According to section 4(b) of the Hindu Minority and Guardianship Act, 1956 a guardian means a person having the care of the person of a minor or of his property or of both his person and property and includes:
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(a) A natural guardian,
(b) A guardian appointed by the will of the minor’s father or mother,
(c) A guardian appointed or declared by a court, and
(d) A person empowered to act as such by or under any enactment relating to any court to wards.
Natural Guardians of minor:
As provided for in section 6 of the Act, the following are entitled to be the-natural guardians of a Hindu minor in respect of the minor’s person as well as in respect of the minor’s property (excluding his or her undivided interest in joint family)-
(a) In the case of a boy or an unmarried girl, the father and after him the mother. It is further provided that ordinarily the mother shall have the custody of a child who has not completed the age of five years;
(b) In the case of an illegitimate boy or an illegitimate girl- the mother and after her the father;
(c) In the case of a married girl-the husband.
Under Sec. 6 of the Hindu Minority and Guardianship Act, in case of a boy, his father is the natural guardian. It is only when the father is disqualified or is no more; the mother becomes the natural guardian. When the father is alive and is not disqualified to act as the guardian of the minor, it is incompetent for the mother to interpose herself as the guardian of the minor. (P.T. Chathu Chettiar v. K.K. Kanaran, A.I.R. 1984 Ker. 118).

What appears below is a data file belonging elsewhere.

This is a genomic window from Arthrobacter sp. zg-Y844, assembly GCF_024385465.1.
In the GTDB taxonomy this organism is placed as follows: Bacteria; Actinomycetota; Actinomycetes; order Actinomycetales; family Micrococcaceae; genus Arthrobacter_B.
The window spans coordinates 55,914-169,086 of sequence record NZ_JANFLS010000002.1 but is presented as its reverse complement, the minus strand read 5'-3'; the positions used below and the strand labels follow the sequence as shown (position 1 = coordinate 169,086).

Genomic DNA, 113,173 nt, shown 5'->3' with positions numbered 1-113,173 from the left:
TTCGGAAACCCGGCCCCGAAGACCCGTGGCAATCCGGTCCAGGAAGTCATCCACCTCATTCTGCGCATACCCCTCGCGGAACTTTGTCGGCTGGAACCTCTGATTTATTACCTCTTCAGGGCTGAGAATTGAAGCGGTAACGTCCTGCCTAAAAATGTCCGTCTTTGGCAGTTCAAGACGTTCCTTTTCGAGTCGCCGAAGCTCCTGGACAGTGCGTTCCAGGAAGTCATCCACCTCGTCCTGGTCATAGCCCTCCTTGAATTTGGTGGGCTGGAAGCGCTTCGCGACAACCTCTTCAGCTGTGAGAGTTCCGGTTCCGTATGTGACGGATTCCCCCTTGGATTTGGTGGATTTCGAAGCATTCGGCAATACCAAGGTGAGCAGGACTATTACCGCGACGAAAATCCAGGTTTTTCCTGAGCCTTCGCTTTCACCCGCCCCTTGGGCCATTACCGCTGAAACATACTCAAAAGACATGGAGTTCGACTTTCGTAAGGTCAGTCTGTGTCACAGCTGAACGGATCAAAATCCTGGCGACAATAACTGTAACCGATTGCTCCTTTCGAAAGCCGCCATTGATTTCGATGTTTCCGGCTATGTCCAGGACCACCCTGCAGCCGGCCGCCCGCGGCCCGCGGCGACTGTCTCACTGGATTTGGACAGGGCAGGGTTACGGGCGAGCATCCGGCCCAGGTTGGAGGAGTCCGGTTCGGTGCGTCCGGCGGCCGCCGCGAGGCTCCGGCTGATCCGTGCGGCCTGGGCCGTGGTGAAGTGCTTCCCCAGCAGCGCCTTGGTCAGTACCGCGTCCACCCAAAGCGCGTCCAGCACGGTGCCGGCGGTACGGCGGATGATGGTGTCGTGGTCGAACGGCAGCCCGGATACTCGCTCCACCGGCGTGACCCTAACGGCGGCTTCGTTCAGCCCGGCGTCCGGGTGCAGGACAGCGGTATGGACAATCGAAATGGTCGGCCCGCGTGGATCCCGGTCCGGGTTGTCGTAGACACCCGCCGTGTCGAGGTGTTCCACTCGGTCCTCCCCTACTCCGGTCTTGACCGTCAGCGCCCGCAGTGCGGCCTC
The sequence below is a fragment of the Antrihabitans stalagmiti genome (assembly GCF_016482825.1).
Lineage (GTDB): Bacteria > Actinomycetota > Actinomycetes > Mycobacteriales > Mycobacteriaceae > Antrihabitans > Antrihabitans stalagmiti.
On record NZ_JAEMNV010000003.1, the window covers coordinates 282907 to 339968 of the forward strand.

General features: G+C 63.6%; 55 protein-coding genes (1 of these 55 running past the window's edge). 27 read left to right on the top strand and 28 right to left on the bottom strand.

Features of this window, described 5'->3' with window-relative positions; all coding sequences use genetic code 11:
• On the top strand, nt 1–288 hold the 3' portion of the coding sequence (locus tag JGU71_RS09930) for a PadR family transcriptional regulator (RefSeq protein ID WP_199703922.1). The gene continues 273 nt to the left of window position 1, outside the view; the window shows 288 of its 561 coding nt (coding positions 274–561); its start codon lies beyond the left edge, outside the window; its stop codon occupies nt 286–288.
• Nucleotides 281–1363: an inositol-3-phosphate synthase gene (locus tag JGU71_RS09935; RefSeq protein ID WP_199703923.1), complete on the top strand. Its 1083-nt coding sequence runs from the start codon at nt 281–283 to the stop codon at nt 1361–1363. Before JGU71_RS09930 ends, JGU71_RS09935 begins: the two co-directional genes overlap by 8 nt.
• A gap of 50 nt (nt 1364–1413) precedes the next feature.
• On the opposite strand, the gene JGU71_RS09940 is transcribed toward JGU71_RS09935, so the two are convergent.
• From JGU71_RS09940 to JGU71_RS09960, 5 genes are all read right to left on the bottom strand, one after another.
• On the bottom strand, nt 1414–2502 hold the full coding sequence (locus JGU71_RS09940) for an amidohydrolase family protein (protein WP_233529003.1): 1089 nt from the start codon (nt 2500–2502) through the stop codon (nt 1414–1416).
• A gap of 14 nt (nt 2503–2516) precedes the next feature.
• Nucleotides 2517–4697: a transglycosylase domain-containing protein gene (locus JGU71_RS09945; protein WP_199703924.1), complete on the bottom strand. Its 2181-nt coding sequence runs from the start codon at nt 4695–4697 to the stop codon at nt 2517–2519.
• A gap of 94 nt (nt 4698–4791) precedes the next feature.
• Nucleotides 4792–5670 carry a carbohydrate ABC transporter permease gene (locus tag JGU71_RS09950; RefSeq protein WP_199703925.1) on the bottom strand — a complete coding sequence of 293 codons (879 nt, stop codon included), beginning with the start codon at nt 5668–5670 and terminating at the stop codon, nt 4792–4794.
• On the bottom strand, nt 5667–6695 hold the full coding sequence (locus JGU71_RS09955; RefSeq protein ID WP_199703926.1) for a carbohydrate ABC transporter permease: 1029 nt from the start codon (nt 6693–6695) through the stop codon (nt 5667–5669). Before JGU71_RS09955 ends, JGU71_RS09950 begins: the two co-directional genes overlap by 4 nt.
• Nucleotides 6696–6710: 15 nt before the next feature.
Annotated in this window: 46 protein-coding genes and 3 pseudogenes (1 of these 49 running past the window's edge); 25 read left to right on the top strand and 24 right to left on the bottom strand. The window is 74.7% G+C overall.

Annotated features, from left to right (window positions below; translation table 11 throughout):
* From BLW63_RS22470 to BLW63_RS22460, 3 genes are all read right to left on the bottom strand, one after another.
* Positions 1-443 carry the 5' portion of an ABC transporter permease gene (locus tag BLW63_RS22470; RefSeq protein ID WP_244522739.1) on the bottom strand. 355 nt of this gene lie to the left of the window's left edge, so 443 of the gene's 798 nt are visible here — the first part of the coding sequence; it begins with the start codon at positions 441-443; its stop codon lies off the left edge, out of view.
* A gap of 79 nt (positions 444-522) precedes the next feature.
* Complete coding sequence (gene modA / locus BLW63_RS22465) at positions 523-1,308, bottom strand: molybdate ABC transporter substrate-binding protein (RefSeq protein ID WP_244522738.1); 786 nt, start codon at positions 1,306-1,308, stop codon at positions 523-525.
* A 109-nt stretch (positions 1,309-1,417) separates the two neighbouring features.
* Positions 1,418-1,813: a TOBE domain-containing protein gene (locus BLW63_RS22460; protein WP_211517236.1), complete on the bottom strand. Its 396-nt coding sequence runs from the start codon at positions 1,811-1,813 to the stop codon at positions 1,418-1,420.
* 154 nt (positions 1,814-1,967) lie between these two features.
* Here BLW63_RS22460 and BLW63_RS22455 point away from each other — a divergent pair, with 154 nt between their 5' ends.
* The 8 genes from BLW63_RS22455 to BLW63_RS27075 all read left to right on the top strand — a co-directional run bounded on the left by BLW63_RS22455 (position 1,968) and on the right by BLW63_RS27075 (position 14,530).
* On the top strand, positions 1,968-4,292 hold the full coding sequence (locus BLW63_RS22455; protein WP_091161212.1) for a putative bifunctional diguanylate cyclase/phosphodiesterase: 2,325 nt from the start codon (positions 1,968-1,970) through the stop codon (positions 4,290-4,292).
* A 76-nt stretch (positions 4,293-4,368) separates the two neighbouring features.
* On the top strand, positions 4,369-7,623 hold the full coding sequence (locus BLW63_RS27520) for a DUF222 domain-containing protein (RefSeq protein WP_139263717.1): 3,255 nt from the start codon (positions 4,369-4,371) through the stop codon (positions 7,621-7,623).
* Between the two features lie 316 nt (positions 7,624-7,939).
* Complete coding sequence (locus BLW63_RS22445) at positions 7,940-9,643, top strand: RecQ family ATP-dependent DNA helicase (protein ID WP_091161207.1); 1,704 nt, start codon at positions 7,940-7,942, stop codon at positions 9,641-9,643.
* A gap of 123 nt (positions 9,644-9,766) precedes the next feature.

The section further lies down that a person will be discen- titled to be the natural guardian of a minor-
(a) If the has cease to be a Hindu, or
(b) If he had completely renounced the world by becoming a hermit (Vanparsthi) or an ascetic (Yati or Sanyasi).
The explanation appended to section 6 clarifies that the expression “father” and “mother” do not include a “step-father” and a “step-mother”.
Thus Hindu Minority and Guardianship Act, 1956 has improved the status of the mother as the natural guardian.
Under the old Hindu Law, a mother could not act as a natural guardian of the child if the father has written any testament depriving her of the natural guardianship of the minor.
In a case where the mother had moved an application for handing over the custody of the minor daughter when she was only 5 months old and the father was, therefore, compelled to handover the girl to the mother, the Rajasthan High Court held that till the girl attained the age of 5 years it was not possible for the applicant’s father to have moved for the custody of the girl as contained in section 6 of the Act of 1956. Hence mother alone was entitled to the custody of the minor daughter, [Smt. Dr. Snehalata v. Mahendra Narain, A.I.R. 1979, and Raj. 29].
Section 7 refers to the guardianship of adopted son. According to this section the natural guardianship of an adopted son who is a minor passes, on adoption, to the adoptive father and after him to the adoptive mother.